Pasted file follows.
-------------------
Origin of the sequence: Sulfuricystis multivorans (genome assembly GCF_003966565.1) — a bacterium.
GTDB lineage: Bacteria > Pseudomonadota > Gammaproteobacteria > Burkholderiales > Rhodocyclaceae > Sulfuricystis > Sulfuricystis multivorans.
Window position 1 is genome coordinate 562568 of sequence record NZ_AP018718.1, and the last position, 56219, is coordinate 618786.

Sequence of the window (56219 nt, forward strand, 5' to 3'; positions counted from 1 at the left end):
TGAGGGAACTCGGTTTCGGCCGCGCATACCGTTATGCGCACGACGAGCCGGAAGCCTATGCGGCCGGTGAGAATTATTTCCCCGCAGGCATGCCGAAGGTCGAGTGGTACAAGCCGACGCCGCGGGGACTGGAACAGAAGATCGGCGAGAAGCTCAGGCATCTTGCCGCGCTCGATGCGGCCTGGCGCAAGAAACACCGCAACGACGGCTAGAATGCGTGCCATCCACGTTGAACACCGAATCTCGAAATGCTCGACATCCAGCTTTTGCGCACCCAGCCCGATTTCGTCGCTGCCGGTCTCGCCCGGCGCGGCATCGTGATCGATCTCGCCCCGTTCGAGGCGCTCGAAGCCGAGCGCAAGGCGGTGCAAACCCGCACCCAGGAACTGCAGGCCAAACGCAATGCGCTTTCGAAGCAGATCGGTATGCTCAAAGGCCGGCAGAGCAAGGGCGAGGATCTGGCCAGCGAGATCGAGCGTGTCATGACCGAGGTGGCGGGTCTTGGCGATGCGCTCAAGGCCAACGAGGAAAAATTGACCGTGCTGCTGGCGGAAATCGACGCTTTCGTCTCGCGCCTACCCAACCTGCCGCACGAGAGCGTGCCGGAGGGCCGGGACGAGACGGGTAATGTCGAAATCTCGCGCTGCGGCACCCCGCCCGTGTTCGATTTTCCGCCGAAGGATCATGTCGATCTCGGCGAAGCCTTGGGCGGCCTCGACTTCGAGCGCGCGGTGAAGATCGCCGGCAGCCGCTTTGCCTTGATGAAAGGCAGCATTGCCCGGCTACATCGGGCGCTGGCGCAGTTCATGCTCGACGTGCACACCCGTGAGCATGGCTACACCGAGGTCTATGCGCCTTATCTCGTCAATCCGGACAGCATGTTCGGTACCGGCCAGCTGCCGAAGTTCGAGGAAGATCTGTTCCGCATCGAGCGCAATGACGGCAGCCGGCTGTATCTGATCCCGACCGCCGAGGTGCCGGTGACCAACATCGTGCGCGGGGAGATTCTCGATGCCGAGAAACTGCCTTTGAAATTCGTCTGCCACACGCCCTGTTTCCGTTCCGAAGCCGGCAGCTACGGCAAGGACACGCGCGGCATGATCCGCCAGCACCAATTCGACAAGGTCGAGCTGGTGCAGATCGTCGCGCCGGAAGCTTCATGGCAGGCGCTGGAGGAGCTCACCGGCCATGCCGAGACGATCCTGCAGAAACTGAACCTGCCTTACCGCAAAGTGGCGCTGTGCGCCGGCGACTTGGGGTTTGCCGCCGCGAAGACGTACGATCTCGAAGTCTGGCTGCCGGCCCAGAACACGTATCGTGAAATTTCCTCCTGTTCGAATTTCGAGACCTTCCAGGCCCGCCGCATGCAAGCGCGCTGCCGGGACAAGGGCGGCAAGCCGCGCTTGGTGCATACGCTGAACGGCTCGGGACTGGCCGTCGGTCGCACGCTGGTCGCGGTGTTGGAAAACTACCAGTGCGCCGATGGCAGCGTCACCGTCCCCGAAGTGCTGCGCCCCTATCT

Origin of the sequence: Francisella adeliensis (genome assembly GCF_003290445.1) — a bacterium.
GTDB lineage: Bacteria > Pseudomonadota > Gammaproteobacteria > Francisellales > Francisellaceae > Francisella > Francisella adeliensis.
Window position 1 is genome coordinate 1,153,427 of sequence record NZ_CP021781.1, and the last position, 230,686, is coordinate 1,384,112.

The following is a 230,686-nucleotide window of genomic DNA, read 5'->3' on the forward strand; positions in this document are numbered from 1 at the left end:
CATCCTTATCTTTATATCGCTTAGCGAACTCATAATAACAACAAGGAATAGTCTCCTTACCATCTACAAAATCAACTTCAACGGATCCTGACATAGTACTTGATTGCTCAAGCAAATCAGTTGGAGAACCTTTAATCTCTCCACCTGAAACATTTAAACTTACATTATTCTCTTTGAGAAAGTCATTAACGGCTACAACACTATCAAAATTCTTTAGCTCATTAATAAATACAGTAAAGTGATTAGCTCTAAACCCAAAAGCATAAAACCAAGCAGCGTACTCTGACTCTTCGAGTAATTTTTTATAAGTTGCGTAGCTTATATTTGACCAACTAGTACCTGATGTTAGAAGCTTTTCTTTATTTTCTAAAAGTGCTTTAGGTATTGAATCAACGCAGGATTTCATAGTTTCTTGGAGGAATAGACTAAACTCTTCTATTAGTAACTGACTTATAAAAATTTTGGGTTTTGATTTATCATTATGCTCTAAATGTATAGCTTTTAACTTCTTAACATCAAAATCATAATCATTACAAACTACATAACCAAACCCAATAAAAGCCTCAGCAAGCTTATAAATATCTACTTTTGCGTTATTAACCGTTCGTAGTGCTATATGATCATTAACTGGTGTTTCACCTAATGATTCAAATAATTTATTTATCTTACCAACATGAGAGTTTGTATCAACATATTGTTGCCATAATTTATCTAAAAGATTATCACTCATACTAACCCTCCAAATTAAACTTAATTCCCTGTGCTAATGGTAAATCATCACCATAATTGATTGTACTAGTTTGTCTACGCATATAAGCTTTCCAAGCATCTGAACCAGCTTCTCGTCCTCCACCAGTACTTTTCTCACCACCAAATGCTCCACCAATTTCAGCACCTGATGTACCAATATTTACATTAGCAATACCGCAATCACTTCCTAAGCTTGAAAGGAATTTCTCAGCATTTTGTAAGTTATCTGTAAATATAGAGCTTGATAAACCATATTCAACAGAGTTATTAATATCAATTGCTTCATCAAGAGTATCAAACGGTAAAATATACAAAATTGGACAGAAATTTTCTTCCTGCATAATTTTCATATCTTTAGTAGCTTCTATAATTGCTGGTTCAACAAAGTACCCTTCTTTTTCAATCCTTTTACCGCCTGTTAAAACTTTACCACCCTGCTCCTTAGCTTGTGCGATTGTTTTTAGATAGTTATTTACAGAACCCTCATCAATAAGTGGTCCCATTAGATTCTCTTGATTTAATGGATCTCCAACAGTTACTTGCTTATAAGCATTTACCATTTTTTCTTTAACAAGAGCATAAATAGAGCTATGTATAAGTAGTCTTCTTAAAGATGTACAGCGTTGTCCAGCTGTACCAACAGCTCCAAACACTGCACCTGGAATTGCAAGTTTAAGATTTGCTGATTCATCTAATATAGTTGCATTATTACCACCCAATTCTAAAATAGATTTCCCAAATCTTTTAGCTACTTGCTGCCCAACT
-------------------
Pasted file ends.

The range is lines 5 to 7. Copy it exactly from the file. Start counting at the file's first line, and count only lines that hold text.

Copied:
TGAGGGAACTCGGTTTCGGCCGCGCATACCGTTATGCGCACGACGAGCCGGAAGCCTATGCGGCCGGTGAGAATTATTTCCCCGCAGGCATGCCGAAGGTCGAGTGGTACAAGCCGACGCCGCGGGGACTGGAACAGAAGATCGGCGAGAAGCTCAGGCATCTTGCCGCGCTCGATGCGGCCTGGCGCAAGAAACACCGCAACGACGGCTAGAATGCGTGCCATCCACGTTGAACACCGAATCTCGAAATGCTCGACATCCAGCTTTTGCGCACCCAGCCCGATTTCGTCGCTGCCGGTCTCGCCCGGCGCGGCATCGTGATCGATCTCGCCCCGTTCGAGGCGCTCGAAGCCGAGCGCAAGGCGGTGCAAACCCGCACCCAGGAACTGCAGGCCAAACGCAATGCGCTTTCGAAGCAGATCGGTATGCTCAAAGGCCGGCAGAGCAAGGGCGAGGATCTGGCCAGCGAGATCGAGCGTGTCATGACCGAGGTGGCGGGTCTTGGCGATGCGCTCAAGGCCAACGAGGAAAAATTGACCGTGCTGCTGGCGGAAATCGACGCTTTCGTCTCGCGCCTACCCAACCTGCCGCACGAGAGCGTGCCGGAGGGCCGGGACGAGACGGGTAATGTCGAAATCTCGCGCTGCGGCACCCCGCCCGTGTTCGATTTTCCGCCGAAGGATCATGTCGATCTCGGCGAAGCCTTGGGCGGCCTCGACTTCGAGCGCGCGGTGAAGATCGCCGGCAGCCGCTTTGCCTTGATGAAAGGCAGCATTGCCCGGCTACATCGGGCGCTGGCGCAGTTCATGCTCGACGTGCACACCCGTGAGCATGGCTACACCGAGGTCTATGCGCCTTATCTCGTCAATCCGGACAGCATGTTCGGTACCGGCCAGCTGCCGAAGTTCGAGGAAGATCTGTTCCGCATCGAGCGCAATGACGGCAGCCGGCTGTATCTGATCCCGACCGCCGAGGTGCCGGTGACCAACATCGTGCGCGGGGAGATTCTCGATGCCGAGAAACTGCCTTTGAAATTCGTCTGCCACACGCCCTGTTTCCGTTCCGAAGCCGGCAGCTACGGCAAGGACACGCGCGGCATGATCCGCCAGCACCAATTCGACAAGGTCGAGCTGGTGCAGATCGTCGCGCCGGAAGCTTCATGGCAGGCGCTGGAGGAGCTCACCGGCCATGCCGAGACGATCCTGCAGAAACTGAACCTGCCTTACCGCAAAGTGGCGCTGTGCGCCGGCGACTTGGGGTTTGCCGCCGCGAAGACGTACGATCTCGAAGTCTGGCTGCCGGCCCAGAACACGTATCGTGAAATTTCCTCCTGTTCGAATTTCGAGACCTTCCAGGCCCGCCGCATGCAAGCGCGCTGCCGGGACAAGGGCGGCAAGCCGCGCTTGGTGCATACGCTGAACGGCTCGGGACTGGCCGTCGGTCGCACGCTGGTCGCGGTGTTGGAAAACTACCAGTGCGCCGATGGCAGCGTCACCGTCCCCGAAGTGCTGCGCCCCTATCT

Origin of the sequence: Francisella adeliensis (genome assembly GCF_003290445.1) — a bacterium.
GTDB lineage: Bacteria > Pseudomonadota > Gammaproteobacteria > Francisellales > Francisellaceae > Francisella > Francisella adeliensis.